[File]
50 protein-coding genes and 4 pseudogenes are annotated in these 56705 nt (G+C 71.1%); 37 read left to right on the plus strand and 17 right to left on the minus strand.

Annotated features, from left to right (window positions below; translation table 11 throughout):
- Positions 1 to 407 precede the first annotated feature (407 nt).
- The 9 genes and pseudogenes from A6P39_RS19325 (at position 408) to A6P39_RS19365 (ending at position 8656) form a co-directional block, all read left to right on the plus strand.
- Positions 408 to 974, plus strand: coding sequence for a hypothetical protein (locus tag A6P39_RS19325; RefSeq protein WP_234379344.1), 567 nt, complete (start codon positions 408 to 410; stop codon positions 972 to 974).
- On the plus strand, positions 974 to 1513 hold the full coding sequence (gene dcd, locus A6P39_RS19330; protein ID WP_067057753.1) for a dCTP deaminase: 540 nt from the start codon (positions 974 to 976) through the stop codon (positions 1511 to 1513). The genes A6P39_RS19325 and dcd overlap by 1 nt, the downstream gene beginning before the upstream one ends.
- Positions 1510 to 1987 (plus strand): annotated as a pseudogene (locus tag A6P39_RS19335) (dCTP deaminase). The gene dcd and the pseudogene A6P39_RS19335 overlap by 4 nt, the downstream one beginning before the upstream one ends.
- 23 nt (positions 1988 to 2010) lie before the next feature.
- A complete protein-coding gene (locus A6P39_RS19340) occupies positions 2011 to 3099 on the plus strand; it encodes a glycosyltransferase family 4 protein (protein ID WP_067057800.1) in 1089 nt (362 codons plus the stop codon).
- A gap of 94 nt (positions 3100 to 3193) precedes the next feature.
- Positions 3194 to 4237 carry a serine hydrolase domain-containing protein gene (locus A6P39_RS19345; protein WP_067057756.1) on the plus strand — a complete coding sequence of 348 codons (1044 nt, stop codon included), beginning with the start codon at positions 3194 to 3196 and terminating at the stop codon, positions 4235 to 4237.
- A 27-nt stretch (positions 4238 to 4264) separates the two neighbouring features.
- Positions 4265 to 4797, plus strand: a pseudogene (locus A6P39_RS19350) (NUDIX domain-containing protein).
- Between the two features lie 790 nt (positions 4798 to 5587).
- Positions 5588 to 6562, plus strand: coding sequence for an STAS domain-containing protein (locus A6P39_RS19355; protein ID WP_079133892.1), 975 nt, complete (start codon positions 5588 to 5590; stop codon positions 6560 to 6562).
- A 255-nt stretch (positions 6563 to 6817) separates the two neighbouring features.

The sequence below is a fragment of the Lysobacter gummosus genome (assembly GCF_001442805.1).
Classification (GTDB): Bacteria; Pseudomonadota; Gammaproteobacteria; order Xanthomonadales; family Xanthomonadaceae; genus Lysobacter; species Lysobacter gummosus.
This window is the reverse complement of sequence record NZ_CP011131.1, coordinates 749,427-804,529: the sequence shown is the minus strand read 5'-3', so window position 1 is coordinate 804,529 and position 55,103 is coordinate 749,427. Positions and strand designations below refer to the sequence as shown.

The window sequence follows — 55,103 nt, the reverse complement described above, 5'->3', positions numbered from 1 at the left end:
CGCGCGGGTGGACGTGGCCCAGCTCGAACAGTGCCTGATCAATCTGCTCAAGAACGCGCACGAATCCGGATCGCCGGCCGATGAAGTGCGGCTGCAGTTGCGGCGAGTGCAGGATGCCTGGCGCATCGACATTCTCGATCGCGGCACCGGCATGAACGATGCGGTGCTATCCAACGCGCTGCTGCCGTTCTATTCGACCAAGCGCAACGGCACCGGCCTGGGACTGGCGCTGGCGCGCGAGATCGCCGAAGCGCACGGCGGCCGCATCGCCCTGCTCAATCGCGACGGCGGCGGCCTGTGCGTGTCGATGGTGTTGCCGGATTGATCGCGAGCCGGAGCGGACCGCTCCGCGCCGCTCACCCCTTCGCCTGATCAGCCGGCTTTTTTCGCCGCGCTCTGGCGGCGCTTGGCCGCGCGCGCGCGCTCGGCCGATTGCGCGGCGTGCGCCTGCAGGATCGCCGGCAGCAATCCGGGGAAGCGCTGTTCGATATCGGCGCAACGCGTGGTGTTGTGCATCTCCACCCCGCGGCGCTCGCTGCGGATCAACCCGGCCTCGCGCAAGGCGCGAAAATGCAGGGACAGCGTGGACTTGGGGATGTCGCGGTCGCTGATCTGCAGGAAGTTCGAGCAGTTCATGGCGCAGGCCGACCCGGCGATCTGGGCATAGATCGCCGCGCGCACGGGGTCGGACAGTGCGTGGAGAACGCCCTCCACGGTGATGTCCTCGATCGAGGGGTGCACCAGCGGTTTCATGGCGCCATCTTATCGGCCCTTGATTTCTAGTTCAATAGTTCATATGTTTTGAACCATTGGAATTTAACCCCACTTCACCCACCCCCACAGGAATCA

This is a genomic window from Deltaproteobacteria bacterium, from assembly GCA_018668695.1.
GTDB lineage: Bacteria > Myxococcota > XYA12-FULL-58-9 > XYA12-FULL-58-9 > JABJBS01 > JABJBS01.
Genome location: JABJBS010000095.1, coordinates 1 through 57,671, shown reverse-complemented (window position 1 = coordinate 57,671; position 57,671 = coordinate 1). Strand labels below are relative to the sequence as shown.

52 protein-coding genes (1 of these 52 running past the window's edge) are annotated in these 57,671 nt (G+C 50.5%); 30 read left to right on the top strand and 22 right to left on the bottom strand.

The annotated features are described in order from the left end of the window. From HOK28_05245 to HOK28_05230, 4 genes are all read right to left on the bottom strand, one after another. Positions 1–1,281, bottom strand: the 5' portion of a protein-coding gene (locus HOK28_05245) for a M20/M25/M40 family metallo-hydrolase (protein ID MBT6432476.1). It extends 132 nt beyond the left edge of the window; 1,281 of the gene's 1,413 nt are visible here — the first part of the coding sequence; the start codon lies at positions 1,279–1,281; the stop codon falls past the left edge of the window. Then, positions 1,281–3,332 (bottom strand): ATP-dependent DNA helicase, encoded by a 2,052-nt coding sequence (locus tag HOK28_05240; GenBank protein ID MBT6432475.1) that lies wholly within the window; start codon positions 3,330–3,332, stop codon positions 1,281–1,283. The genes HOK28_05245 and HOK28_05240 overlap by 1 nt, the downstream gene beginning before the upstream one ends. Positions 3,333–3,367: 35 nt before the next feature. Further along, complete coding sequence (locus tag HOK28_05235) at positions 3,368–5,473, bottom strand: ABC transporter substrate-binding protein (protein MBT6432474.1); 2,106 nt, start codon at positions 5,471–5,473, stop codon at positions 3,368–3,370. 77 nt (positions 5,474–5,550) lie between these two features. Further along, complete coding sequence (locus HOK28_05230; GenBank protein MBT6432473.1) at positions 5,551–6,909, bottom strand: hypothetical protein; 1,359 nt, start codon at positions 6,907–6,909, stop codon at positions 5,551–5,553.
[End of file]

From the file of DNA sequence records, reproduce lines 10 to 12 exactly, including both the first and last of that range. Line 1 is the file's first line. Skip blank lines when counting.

- A gap of 94 nt (positions 3100 to 3193) precedes the next feature.
- Positions 3194 to 4237 carry a serine hydrolase domain-containing protein gene (locus A6P39_RS19345; protein WP_067057756.1) on the plus strand — a complete coding sequence of 348 codons (1044 nt, stop codon included), beginning with the start codon at positions 3194 to 3196 and terminating at the stop codon, positions 4235 to 4237.
- A 27-nt stretch (positions 4238 to 4264) separates the two neighbouring features.